As the U.S. National Aeronautics and Space Administration (NASA) moves forward with its mission to the Moon, Mars, and beyond, the development of top-notch technologies is critical to success. In a recent tweet, NASA announced that it had commissioned industry partners to develop lunar lander modules to deliver payloads and scientific instruments to the Moon surface.
For NASA’s Commercial Lunar Payload Services (CLPS) initiative, the agency has already placed commercial orders for the delivery of payloads for the flight to the satellite. Some of these payloads require vehicles capable of exploring the environment. In preparation for these missions, NASA has undertaken a series of studies to identify and investigate the technologies required to not only reach the Moon but also to collect valuable data from the Moon.
These studies have led to significant development efforts in areas such as advanced propulsion, navigation, communications, landing, and other critical lander subsystems.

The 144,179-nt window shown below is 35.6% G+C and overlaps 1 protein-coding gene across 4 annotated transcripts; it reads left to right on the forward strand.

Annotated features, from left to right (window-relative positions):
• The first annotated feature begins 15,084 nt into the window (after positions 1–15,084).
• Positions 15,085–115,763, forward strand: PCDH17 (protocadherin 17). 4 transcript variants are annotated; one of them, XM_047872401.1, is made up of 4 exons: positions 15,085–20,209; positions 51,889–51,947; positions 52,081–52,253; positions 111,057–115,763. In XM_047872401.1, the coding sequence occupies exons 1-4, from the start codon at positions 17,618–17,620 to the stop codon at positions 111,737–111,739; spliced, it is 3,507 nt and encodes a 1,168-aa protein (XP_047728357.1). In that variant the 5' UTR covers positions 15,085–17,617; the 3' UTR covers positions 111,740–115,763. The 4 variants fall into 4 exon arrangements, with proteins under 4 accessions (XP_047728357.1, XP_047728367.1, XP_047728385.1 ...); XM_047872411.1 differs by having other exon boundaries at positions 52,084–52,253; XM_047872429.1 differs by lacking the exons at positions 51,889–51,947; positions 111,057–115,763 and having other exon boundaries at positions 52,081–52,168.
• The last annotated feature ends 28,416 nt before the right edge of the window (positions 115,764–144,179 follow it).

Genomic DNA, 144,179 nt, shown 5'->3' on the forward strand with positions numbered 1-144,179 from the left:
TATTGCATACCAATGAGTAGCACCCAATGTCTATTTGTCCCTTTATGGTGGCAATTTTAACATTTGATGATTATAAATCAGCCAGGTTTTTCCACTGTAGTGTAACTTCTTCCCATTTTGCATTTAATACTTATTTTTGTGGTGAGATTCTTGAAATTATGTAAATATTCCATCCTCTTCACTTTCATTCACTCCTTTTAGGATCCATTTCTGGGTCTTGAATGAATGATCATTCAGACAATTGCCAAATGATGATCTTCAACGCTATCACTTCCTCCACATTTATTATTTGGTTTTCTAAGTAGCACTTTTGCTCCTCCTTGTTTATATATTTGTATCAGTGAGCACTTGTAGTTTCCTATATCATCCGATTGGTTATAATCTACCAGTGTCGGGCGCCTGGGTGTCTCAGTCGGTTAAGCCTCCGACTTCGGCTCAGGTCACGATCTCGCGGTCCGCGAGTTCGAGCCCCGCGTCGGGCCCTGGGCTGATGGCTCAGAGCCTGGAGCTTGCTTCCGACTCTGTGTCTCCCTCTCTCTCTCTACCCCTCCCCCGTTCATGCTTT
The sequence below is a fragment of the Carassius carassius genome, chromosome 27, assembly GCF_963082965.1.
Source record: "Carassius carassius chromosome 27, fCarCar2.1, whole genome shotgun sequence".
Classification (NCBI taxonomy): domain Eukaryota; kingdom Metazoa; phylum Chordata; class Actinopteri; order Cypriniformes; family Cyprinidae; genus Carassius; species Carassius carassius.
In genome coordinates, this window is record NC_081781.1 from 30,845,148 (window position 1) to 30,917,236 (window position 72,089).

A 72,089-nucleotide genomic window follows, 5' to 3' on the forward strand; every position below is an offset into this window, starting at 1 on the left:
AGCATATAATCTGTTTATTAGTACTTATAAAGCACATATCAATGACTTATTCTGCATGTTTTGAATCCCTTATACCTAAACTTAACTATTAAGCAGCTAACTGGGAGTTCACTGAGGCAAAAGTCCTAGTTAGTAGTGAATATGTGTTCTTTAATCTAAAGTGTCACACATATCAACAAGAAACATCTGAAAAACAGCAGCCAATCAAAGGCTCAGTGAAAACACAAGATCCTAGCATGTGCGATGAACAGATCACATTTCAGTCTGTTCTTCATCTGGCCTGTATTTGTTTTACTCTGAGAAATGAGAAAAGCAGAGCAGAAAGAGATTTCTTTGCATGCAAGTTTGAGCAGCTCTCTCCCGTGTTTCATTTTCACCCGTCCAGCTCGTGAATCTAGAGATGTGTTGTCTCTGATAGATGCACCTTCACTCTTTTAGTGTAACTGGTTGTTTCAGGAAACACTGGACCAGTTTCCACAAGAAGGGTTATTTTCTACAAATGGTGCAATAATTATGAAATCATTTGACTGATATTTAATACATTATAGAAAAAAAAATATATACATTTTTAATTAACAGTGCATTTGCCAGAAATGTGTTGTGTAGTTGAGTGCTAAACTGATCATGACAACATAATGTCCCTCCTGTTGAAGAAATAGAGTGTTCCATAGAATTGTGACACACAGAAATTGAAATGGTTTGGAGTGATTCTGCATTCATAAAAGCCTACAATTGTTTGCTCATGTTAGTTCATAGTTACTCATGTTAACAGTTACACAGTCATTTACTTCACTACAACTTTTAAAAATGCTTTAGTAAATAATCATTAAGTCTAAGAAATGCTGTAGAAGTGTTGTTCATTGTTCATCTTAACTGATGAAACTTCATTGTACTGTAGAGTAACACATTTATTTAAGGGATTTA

The agency has published on its official website an image of what a future medium-sized robotic lunar lander might look like. According to a NASA report, the lander concept was developed to transport and drop a variety of experiments and instruments, including small autonomous rovers, into the polar regions of the Moon.
Engineers focused on the fact that when landing, the module could maintain maximum accuracy with any mass of cargo. The lander should be as simple as possible and be able to deliver a 300 kilogram (660 lb) rover to a lunar pole.
“We used single string systems, minimal mechanisms, and existing technology to reduce complexity, though advancements in precision landing were planned to avoid hazards and to benefit rover operations. We keep the rover alive through transit and landing so it can go do its job,” said Logan Kennedy, the project’s lead systems engineer at NASA’s Marshall Space Flight Center in Huntsville, Alabama.
“We hope that other lander designers can benefit from our work,” he added.